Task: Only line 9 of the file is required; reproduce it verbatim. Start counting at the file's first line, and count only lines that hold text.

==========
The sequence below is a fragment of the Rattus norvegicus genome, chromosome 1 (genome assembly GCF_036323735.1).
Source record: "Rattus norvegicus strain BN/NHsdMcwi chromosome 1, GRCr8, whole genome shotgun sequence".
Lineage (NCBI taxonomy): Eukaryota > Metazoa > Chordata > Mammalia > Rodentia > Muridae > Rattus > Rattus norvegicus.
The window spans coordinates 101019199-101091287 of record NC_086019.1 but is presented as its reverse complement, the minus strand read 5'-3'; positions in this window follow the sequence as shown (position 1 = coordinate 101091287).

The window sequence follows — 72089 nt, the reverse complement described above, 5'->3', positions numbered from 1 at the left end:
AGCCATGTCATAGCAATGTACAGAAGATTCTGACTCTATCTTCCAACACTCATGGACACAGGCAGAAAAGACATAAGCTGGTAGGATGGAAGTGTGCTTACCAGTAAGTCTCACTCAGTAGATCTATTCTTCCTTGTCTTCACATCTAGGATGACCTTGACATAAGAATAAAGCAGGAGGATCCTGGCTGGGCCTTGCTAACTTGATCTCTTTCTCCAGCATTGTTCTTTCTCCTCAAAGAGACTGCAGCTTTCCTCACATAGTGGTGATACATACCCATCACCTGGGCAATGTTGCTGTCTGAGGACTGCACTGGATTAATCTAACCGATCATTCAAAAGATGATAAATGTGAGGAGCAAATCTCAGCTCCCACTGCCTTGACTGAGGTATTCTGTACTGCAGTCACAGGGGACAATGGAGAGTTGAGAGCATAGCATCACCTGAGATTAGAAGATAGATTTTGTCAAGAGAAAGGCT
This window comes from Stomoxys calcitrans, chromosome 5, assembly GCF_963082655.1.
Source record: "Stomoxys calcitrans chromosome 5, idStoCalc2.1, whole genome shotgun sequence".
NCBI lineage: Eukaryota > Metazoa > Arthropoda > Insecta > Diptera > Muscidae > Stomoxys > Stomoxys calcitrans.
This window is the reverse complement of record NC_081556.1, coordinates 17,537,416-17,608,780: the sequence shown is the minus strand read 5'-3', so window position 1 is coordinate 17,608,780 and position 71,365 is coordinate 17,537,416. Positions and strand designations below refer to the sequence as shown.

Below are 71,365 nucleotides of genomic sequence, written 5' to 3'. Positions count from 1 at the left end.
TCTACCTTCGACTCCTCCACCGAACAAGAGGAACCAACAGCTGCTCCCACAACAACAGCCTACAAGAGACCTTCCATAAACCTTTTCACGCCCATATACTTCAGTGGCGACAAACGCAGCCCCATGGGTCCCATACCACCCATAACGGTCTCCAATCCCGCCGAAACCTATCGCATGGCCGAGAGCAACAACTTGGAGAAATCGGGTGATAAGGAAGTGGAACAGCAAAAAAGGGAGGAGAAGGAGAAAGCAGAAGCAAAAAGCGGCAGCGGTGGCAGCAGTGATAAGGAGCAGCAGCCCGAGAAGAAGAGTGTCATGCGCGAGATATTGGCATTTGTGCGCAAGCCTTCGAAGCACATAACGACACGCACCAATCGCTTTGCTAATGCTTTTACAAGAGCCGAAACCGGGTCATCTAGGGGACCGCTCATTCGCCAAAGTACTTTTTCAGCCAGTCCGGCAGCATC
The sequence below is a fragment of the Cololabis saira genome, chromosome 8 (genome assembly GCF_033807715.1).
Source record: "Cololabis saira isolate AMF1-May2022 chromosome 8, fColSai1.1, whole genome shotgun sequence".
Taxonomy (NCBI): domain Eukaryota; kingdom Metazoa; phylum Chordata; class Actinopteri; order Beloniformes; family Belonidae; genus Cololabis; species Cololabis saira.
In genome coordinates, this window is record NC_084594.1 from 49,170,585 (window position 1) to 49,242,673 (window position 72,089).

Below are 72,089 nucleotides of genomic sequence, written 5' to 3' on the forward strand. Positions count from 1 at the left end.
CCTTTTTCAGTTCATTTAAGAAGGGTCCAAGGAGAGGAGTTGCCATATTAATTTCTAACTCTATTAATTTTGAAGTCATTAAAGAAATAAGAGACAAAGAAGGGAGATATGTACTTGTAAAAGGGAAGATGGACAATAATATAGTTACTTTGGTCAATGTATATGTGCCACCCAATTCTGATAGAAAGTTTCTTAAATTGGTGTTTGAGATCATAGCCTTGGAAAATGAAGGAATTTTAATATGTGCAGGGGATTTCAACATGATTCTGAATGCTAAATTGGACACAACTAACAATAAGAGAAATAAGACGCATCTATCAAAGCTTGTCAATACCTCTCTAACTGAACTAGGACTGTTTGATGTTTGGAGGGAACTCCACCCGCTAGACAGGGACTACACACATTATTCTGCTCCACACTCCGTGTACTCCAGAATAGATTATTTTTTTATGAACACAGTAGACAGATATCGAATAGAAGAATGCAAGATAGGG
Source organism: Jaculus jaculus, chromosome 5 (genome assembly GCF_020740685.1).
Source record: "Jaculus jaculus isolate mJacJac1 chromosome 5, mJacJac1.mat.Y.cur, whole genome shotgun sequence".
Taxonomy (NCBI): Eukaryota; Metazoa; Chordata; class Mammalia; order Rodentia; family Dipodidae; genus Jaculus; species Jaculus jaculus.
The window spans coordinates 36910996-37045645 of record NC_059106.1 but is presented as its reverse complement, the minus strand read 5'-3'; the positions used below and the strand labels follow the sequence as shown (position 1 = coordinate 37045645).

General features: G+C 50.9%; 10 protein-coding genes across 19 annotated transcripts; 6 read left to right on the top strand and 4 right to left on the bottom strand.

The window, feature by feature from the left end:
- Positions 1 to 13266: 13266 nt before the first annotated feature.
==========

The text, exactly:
NCBI lineage: Eukaryota > Metazoa > Arthropoda > Insecta > Diptera > Muscidae > Stomoxys > Stomoxys calcitrans.